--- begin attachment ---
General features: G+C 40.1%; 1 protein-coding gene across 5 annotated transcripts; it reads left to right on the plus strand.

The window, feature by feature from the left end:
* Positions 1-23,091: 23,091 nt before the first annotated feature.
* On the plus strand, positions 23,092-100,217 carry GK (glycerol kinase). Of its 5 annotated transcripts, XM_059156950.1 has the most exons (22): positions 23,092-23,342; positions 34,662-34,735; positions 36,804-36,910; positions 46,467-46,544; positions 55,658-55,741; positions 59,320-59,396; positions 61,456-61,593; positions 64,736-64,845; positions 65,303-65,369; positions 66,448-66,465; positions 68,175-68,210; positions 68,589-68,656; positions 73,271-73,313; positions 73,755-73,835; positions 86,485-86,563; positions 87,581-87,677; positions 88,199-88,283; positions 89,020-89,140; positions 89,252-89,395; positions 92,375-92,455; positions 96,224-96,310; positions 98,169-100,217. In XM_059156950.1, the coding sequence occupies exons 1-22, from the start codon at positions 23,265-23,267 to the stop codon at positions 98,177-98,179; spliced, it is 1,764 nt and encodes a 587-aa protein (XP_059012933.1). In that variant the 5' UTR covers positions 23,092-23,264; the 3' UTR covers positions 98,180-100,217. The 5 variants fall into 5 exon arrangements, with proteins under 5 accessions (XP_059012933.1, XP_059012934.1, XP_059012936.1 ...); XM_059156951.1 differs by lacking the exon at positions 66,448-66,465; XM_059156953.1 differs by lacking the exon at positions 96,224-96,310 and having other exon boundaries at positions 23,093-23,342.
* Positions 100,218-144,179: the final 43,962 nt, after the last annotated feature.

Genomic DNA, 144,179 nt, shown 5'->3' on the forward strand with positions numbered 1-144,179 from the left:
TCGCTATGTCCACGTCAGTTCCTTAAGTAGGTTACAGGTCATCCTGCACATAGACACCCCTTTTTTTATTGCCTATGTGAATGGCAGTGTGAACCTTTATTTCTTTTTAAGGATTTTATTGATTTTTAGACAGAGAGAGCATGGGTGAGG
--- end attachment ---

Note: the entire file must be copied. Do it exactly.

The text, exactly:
General features: G+C 40.1%; 1 protein-coding gene across 5 annotated transcripts; it reads left to right on the plus strand.

The window, feature by feature from the left end:
* Positions 1-23,091: 23,091 nt before the first annotated feature.
* On the plus strand, positions 23,092-100,217 carry GK (glycerol kinase). Of its 5 annotated transcripts, XM_059156950.1 has the most exons (22): positions 23,092-23,342; positions 34,662-34,735; positions 36,804-36,910; positions 46,467-46,544; positions 55,658-55,741; positions 59,320-59,396; positions 61,456-61,593; positions 64,736-64,845; positions 65,303-65,369; positions 66,448-66,465; positions 68,175-68,210; positions 68,589-68,656; positions 73,271-73,313; positions 73,755-73,835; positions 86,485-86,563; positions 87,581-87,677; positions 88,199-88,283; positions 89,020-89,140; positions 89,252-89,395; positions 92,375-92,455; positions 96,224-96,310; positions 98,169-100,217. In XM_059156950.1, the coding sequence occupies exons 1-22, from the start codon at positions 23,265-23,267 to the stop codon at positions 98,177-98,179; spliced, it is 1,764 nt and encodes a 587-aa protein (XP_059012933.1). In that variant the 5' UTR covers positions 23,092-23,264; the 3' UTR covers positions 98,180-100,217. The 5 variants fall into 5 exon arrangements, with proteins under 5 accessions (XP_059012933.1, XP_059012934.1, XP_059012936.1 ...); XM_059156951.1 differs by lacking the exon at positions 66,448-66,465; XM_059156953.1 differs by lacking the exon at positions 96,224-96,310 and having other exon boundaries at positions 23,093-23,342.
* Positions 100,218-144,179: the final 43,962 nt, after the last annotated feature.

Genomic DNA, 144,179 nt, shown 5'->3' on the forward strand with positions numbered 1-144,179 from the left:
TCGCTATGTCCACGTCAGTTCCTTAAGTAGGTTACAGGTCATCCTGCACATAGACACCCCTTTTTTTATTGCCTATGTGAATGGCAGTGTGAACCTTTATTTCTTTTTAAGGATTTTATTGATTTTTAGACAGAGAGAGCATGGGTGAGG